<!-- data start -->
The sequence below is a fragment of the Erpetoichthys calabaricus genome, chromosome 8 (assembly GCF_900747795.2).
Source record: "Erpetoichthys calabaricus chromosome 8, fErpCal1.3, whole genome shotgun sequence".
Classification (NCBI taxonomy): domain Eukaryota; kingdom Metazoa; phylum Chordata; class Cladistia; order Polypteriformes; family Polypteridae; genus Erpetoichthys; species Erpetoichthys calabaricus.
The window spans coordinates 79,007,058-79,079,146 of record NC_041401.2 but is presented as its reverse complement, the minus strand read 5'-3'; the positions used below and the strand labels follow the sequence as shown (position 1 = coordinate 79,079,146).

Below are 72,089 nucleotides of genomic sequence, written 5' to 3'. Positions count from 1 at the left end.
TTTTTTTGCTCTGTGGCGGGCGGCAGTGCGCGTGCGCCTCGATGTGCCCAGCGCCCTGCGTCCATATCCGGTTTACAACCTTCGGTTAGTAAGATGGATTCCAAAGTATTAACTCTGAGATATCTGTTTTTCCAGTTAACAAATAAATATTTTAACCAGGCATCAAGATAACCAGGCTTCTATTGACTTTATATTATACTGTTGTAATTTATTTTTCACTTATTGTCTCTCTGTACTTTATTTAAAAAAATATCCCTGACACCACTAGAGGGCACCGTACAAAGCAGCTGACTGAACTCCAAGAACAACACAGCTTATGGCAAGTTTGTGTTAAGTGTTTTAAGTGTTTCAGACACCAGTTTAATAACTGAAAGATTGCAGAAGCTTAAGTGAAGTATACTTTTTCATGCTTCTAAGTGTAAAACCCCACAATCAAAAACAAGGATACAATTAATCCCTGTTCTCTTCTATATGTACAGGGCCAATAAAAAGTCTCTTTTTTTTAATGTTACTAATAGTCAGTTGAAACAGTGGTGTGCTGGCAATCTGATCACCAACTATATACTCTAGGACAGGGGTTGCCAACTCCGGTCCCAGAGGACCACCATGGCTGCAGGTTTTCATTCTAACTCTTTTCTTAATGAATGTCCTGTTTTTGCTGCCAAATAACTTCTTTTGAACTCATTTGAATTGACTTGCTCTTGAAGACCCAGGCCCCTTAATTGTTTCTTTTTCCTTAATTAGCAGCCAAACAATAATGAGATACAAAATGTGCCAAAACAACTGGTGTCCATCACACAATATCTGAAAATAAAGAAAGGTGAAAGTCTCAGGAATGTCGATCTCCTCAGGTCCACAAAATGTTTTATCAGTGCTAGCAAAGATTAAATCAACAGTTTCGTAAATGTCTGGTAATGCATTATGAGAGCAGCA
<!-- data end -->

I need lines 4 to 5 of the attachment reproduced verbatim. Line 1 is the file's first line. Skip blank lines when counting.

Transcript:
The window spans coordinates 79,007,058-79,079,146 of record NC_041401.2 but is presented as its reverse complement, the minus strand read 5'-3'; the positions used below and the strand labels follow the sequence as shown (position 1 = coordinate 79,079,146).

Below are 72,089 nucleotides of genomic sequence, written 5' to 3'. Positions count from 1 at the left end.